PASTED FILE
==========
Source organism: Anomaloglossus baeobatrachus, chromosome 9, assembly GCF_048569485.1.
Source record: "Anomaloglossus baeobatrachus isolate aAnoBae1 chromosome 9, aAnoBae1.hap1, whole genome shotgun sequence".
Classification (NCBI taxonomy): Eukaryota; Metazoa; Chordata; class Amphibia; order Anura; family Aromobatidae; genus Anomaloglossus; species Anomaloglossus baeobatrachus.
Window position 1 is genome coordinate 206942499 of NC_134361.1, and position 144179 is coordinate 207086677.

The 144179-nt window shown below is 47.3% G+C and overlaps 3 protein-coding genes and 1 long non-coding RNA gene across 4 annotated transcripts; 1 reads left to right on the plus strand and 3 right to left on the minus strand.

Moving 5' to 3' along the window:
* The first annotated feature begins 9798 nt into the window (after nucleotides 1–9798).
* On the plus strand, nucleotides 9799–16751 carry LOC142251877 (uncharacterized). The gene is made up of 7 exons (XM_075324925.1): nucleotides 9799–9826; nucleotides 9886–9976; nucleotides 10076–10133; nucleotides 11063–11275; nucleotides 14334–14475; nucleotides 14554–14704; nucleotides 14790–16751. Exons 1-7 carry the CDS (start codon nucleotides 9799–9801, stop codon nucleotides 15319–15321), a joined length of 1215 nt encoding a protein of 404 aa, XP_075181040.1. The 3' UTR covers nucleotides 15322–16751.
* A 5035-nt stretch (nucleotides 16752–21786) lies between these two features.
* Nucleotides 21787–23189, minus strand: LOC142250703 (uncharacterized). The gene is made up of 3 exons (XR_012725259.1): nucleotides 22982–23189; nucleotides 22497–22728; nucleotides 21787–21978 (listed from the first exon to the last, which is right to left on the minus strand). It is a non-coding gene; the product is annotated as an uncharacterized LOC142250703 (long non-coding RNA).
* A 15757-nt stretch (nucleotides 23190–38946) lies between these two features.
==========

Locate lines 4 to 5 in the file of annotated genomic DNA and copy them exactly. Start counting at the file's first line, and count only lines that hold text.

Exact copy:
Window position 1 is genome coordinate 206942499 of NC_134361.1, and position 144179 is coordinate 207086677.

The 144179-nt window shown below is 47.3% G+C and overlaps 3 protein-coding genes and 1 long non-coding RNA gene across 4 annotated transcripts; 1 reads left to right on the plus strand and 3 right to left on the minus strand.